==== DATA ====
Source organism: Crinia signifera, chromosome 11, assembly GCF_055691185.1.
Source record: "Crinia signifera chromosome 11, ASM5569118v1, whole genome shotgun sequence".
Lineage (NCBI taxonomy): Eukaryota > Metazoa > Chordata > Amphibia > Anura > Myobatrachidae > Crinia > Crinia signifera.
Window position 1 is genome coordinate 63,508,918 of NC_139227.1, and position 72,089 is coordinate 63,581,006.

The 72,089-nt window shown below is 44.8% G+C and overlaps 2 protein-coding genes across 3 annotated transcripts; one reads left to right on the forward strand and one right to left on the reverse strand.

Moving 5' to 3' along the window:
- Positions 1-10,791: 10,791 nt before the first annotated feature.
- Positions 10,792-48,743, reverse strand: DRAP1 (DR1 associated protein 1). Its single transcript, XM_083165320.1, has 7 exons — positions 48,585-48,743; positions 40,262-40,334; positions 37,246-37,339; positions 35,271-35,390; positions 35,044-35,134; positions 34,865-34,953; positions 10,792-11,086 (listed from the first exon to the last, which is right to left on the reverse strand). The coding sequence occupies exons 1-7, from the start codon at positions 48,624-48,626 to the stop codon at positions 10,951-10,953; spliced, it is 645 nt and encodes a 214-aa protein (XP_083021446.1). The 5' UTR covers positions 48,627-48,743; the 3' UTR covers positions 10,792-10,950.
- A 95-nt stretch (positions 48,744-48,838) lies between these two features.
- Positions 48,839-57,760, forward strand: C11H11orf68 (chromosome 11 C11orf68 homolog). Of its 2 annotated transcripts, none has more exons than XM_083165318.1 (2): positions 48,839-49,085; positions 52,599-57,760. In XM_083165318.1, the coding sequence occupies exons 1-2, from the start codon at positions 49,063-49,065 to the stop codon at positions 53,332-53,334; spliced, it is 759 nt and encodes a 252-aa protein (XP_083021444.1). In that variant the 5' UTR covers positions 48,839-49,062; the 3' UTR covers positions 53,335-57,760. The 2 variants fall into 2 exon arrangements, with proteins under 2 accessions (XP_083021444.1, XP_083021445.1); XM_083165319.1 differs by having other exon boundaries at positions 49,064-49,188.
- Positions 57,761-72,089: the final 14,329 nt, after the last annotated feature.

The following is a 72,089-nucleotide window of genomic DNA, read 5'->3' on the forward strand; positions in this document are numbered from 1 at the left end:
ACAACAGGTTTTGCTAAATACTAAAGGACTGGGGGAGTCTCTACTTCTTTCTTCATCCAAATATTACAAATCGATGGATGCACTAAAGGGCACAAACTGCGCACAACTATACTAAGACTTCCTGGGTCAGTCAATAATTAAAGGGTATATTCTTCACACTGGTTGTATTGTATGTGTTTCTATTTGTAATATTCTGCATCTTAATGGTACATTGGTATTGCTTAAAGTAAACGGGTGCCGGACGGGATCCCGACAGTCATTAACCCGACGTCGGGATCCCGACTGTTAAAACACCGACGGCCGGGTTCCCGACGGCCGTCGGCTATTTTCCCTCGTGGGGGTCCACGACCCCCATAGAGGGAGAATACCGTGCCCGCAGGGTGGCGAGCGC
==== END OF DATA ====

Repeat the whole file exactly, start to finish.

Source organism: Crinia signifera, chromosome 11, assembly GCF_055691185.1.
Source record: "Crinia signifera chromosome 11, ASM5569118v1, whole genome shotgun sequence".
Lineage (NCBI taxonomy): Eukaryota > Metazoa > Chordata > Amphibia > Anura > Myobatrachidae > Crinia > Crinia signifera.
Window position 1 is genome coordinate 63,508,918 of NC_139227.1, and position 72,089 is coordinate 63,581,006.

The 72,089-nt window shown below is 44.8% G+C and overlaps 2 protein-coding genes across 3 annotated transcripts; one reads left to right on the forward strand and one right to left on the reverse strand.

Moving 5' to 3' along the window:
- Positions 1-10,791: 10,791 nt before the first annotated feature.
- Positions 10,792-48,743, reverse strand: DRAP1 (DR1 associated protein 1). Its single transcript, XM_083165320.1, has 7 exons — positions 48,585-48,743; positions 40,262-40,334; positions 37,246-37,339; positions 35,271-35,390; positions 35,044-35,134; positions 34,865-34,953; positions 10,792-11,086 (listed from the first exon to the last, which is right to left on the reverse strand). The coding sequence occupies exons 1-7, from the start codon at positions 48,624-48,626 to the stop codon at positions 10,951-10,953; spliced, it is 645 nt and encodes a 214-aa protein (XP_083021446.1). The 5' UTR covers positions 48,627-48,743; the 3' UTR covers positions 10,792-10,950.
- A 95-nt stretch (positions 48,744-48,838) lies between these two features.
- Positions 48,839-57,760, forward strand: C11H11orf68 (chromosome 11 C11orf68 homolog). Of its 2 annotated transcripts, none has more exons than XM_083165318.1 (2): positions 48,839-49,085; positions 52,599-57,760. In XM_083165318.1, the coding sequence occupies exons 1-2, from the start codon at positions 49,063-49,065 to the stop codon at positions 53,332-53,334; spliced, it is 759 nt and encodes a 252-aa protein (XP_083021444.1). In that variant the 5' UTR covers positions 48,839-49,062; the 3' UTR covers positions 53,335-57,760. The 2 variants fall into 2 exon arrangements, with proteins under 2 accessions (XP_083021444.1, XP_083021445.1); XM_083165319.1 differs by having other exon boundaries at positions 49,064-49,188.
- Positions 57,761-72,089: the final 14,329 nt, after the last annotated feature.

The following is a 72,089-nucleotide window of genomic DNA, read 5'->3' on the forward strand; positions in this document are numbered from 1 at the left end:
ACAACAGGTTTTGCTAAATACTAAAGGACTGGGGGAGTCTCTACTTCTTTCTTCATCCAAATATTACAAATCGATGGATGCACTAAAGGGCACAAACTGCGCACAACTATACTAAGACTTCCTGGGTCAGTCAATAATTAAAGGGTATATTCTTCACACTGGTTGTATTGTATGTGTTTCTATTTGTAATATTCTGCATCTTAATGGTACATTGGTATTGCTTAAAGTAAACGGGTGCCGGACGGGATCCCGACAGTCATTAACCCGACGTCGGGATCCCGACTGTTAAAACACCGACGGCCGGGTTCCCGACGGCCGTCGGCTATTTTCCCTCGTGGGGGTCCACGACCCCCATAGAGGGAGAATACCGTGCCCGCAGGGTGGCGAGCGC